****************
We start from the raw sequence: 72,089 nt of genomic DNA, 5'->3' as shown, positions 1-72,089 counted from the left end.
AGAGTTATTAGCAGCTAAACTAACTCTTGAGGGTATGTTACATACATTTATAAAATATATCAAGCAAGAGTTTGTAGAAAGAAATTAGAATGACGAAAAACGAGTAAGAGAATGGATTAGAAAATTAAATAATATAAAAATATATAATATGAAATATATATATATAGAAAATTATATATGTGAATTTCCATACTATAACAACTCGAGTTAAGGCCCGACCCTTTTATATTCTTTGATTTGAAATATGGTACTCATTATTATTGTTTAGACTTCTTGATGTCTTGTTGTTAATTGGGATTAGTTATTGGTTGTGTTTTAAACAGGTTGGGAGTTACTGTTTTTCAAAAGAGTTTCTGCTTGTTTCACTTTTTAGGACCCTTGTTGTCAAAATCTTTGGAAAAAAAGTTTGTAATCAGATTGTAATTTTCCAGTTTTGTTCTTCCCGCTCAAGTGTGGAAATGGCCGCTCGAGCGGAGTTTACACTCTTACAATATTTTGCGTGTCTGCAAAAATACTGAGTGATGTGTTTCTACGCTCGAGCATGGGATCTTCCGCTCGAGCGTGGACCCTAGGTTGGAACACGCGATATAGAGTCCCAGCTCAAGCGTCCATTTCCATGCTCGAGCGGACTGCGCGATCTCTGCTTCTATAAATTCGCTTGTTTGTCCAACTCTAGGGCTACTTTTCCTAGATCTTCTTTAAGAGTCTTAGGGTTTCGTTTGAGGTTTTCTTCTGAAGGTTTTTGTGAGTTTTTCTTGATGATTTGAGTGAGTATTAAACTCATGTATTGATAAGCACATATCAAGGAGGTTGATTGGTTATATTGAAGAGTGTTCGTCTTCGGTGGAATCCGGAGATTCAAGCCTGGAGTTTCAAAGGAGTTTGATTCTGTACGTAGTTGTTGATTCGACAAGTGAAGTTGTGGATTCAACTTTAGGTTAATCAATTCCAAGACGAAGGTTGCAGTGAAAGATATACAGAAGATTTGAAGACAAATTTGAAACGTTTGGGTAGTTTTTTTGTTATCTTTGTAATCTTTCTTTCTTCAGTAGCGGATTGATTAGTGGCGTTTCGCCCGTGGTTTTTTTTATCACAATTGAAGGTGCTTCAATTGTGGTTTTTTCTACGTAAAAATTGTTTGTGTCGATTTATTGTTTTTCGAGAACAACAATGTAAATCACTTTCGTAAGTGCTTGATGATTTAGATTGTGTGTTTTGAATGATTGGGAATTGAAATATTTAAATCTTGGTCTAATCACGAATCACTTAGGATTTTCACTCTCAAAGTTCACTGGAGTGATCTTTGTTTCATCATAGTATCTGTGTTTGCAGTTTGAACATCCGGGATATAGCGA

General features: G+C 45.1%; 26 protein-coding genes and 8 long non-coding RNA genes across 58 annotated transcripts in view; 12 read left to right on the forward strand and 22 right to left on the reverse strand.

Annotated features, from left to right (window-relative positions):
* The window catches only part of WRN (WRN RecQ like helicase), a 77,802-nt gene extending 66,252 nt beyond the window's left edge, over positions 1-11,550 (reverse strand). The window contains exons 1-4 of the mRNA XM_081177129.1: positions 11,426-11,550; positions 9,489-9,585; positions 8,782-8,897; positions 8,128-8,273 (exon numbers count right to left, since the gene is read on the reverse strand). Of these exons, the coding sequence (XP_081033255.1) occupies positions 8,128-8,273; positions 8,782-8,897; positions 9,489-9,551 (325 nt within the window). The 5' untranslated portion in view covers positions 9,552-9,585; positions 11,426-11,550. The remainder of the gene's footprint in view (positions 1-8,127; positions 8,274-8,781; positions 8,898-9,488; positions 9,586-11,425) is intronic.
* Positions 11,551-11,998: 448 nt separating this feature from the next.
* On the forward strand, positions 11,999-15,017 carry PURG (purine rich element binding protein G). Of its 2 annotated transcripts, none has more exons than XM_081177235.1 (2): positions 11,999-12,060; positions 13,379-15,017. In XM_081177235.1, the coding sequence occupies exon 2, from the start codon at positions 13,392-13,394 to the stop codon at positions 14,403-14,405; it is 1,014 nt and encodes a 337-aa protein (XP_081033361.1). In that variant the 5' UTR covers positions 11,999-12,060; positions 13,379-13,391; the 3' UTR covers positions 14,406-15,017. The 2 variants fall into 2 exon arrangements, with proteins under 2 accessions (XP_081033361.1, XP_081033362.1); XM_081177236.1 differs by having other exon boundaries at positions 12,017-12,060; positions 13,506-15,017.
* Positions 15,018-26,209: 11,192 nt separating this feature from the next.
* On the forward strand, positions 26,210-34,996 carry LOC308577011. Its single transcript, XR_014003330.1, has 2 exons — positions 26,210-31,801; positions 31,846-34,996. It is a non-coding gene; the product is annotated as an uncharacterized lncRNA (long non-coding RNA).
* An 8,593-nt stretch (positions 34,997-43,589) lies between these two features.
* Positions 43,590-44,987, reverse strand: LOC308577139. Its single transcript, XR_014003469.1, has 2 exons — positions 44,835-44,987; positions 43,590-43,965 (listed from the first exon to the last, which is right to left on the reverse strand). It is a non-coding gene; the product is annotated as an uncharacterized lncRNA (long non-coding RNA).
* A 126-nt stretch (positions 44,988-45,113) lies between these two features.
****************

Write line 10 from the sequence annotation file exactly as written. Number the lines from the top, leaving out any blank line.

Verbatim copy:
* An 8,593-nt stretch (positions 34,997-43,589) lies between these two features.